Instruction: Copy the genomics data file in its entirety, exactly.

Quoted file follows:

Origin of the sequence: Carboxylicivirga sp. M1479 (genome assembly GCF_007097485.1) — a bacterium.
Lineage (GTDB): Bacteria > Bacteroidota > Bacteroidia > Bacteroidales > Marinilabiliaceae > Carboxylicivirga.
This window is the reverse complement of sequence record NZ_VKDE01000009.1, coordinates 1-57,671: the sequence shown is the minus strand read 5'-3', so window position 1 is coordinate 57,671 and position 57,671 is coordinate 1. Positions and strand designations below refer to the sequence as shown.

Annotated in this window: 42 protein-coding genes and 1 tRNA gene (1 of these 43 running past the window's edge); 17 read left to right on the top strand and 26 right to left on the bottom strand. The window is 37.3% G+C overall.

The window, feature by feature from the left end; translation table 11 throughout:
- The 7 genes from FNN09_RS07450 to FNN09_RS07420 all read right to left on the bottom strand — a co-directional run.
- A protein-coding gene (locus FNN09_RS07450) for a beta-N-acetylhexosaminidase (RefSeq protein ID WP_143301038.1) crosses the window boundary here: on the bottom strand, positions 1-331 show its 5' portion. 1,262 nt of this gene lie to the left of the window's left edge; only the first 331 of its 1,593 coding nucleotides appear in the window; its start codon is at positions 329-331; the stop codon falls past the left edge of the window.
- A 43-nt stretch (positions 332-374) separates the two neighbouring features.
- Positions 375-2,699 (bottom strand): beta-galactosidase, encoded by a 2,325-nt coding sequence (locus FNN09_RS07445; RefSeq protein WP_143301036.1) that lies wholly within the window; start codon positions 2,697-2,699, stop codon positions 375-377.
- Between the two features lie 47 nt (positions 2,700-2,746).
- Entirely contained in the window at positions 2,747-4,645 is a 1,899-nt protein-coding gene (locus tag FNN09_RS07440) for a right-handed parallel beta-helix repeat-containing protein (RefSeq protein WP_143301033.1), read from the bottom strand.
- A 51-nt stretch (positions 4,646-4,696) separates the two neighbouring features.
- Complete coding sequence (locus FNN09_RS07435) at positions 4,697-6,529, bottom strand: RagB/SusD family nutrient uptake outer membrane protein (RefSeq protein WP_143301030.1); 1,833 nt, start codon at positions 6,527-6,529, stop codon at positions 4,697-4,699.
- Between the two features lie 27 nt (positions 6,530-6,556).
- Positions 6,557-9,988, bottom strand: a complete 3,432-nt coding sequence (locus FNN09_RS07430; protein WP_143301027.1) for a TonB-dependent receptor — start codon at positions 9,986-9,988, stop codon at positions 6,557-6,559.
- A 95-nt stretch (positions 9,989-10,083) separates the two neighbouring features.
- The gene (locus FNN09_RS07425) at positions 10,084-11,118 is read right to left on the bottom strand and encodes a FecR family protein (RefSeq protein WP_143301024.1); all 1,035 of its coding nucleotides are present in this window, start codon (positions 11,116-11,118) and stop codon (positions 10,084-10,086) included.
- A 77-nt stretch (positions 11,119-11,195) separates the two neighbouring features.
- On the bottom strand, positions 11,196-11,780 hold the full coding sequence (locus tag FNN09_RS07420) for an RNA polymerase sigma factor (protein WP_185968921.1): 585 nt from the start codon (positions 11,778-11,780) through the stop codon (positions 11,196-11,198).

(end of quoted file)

Origin of the sequence: Carboxylicivirga sp. M1479 (genome assembly GCF_007097485.1) — a bacterium.
Lineage (GTDB): Bacteria > Bacteroidota > Bacteroidia > Bacteroidales > Marinilabiliaceae > Carboxylicivirga.
This window is the reverse complement of sequence record NZ_VKDE01000009.1, coordinates 1-57,671: the sequence shown is the minus strand read 5'-3', so window position 1 is coordinate 57,671 and position 57,671 is coordinate 1. Positions and strand designations below refer to the sequence as shown.

Annotated in this window: 42 protein-coding genes and 1 tRNA gene (1 of these 43 running past the window's edge); 17 read left to right on the top strand and 26 right to left on the bottom strand. The window is 37.3% G+C overall.

The window, feature by feature from the left end; translation table 11 throughout:
- The 7 genes from FNN09_RS07450 to FNN09_RS07420 all read right to left on the bottom strand — a co-directional run.
- A protein-coding gene (locus FNN09_RS07450) for a beta-N-acetylhexosaminidase (RefSeq protein ID WP_143301038.1) crosses the window boundary here: on the bottom strand, positions 1-331 show its 5' portion. 1,262 nt of this gene lie to the left of the window's left edge; only the first 331 of its 1,593 coding nucleotides appear in the window; its start codon is at positions 329-331; the stop codon falls past the left edge of the window.
- A 43-nt stretch (positions 332-374) separates the two neighbouring features.
- Positions 375-2,699 (bottom strand): beta-galactosidase, encoded by a 2,325-nt coding sequence (locus FNN09_RS07445; RefSeq protein WP_143301036.1) that lies wholly within the window; start codon positions 2,697-2,699, stop codon positions 375-377.
- Between the two features lie 47 nt (positions 2,700-2,746).
- Entirely contained in the window at positions 2,747-4,645 is a 1,899-nt protein-coding gene (locus tag FNN09_RS07440) for a right-handed parallel beta-helix repeat-containing protein (RefSeq protein WP_143301033.1), read from the bottom strand.
- A 51-nt stretch (positions 4,646-4,696) separates the two neighbouring features.
- Complete coding sequence (locus FNN09_RS07435) at positions 4,697-6,529, bottom strand: RagB/SusD family nutrient uptake outer membrane protein (RefSeq protein WP_143301030.1); 1,833 nt, start codon at positions 6,527-6,529, stop codon at positions 4,697-4,699.
- Between the two features lie 27 nt (positions 6,530-6,556).
- Positions 6,557-9,988, bottom strand: a complete 3,432-nt coding sequence (locus FNN09_RS07430; protein WP_143301027.1) for a TonB-dependent receptor — start codon at positions 9,986-9,988, stop codon at positions 6,557-6,559.
- A 95-nt stretch (positions 9,989-10,083) separates the two neighbouring features.
- The gene (locus FNN09_RS07425) at positions 10,084-11,118 is read right to left on the bottom strand and encodes a FecR family protein (RefSeq protein WP_143301024.1); all 1,035 of its coding nucleotides are present in this window, start codon (positions 11,116-11,118) and stop codon (positions 10,084-10,086) included.
- A 77-nt stretch (positions 11,119-11,195) separates the two neighbouring features.
- On the bottom strand, positions 11,196-11,780 hold the full coding sequence (locus tag FNN09_RS07420) for an RNA polymerase sigma factor (protein WP_185968921.1): 585 nt from the start codon (positions 11,778-11,780) through the stop codon (positions 11,196-11,198).